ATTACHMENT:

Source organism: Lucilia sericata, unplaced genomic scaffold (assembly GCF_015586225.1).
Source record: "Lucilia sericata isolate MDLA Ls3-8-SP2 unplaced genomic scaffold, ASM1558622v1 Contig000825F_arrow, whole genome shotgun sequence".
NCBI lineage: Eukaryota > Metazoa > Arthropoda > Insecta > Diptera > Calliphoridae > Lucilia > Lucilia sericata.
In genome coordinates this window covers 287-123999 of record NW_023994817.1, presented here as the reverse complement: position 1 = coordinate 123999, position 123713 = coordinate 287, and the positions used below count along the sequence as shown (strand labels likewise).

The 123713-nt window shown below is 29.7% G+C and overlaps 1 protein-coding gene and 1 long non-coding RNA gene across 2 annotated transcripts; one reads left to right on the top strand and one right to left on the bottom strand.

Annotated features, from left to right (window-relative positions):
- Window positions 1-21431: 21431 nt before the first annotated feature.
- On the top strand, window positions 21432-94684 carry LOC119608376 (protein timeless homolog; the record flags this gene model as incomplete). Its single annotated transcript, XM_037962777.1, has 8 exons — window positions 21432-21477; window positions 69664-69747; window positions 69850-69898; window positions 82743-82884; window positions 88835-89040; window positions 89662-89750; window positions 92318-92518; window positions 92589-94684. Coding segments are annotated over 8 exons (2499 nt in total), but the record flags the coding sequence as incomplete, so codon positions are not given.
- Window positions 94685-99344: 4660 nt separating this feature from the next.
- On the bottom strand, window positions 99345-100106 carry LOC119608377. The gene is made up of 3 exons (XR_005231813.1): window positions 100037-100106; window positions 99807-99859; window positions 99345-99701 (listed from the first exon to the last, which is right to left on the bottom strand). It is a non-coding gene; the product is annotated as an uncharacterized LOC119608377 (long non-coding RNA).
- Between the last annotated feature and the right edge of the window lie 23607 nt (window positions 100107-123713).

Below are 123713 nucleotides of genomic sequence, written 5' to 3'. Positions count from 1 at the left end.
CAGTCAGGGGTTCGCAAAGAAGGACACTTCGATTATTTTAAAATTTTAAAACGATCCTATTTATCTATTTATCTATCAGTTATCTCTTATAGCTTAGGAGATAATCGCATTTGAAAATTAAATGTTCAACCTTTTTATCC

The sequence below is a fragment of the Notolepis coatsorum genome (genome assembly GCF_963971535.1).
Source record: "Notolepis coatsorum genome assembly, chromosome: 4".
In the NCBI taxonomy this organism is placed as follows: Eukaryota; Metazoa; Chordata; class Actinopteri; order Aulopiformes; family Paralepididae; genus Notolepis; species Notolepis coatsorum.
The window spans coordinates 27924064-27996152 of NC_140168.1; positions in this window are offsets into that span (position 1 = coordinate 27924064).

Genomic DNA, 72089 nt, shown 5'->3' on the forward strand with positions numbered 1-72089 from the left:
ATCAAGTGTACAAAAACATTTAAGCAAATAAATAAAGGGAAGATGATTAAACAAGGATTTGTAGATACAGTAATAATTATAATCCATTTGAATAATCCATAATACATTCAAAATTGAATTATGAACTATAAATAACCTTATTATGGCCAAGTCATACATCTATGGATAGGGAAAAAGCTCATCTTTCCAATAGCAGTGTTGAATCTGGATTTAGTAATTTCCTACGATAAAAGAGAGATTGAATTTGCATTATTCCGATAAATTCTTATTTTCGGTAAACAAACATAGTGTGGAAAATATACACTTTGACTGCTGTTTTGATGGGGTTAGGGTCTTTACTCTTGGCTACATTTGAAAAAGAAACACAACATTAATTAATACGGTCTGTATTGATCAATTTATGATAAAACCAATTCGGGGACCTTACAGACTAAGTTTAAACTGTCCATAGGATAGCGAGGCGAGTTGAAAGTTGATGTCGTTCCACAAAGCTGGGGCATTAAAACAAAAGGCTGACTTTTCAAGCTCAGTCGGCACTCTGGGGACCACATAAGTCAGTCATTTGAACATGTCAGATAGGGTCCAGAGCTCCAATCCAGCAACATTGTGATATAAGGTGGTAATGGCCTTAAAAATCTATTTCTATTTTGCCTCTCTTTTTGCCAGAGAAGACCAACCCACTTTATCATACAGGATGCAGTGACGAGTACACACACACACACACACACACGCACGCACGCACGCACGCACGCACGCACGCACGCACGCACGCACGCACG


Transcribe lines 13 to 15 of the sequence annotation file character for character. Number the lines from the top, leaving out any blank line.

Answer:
CAGTCAGGGGTTCGCAAAGAAGGACACTTCGATTATTTTAAAATTTTAAAACGATCCTATTTATCTATTTATCTATCAGTTATCTCTTATAGCTTAGGAGATAATCGCATTTGAAAATTAAATGTTCAACCTTTTTATCC

The sequence below is a fragment of the Notolepis coatsorum genome (genome assembly GCF_963971535.1).
Source record: "Notolepis coatsorum genome assembly, chromosome: 4".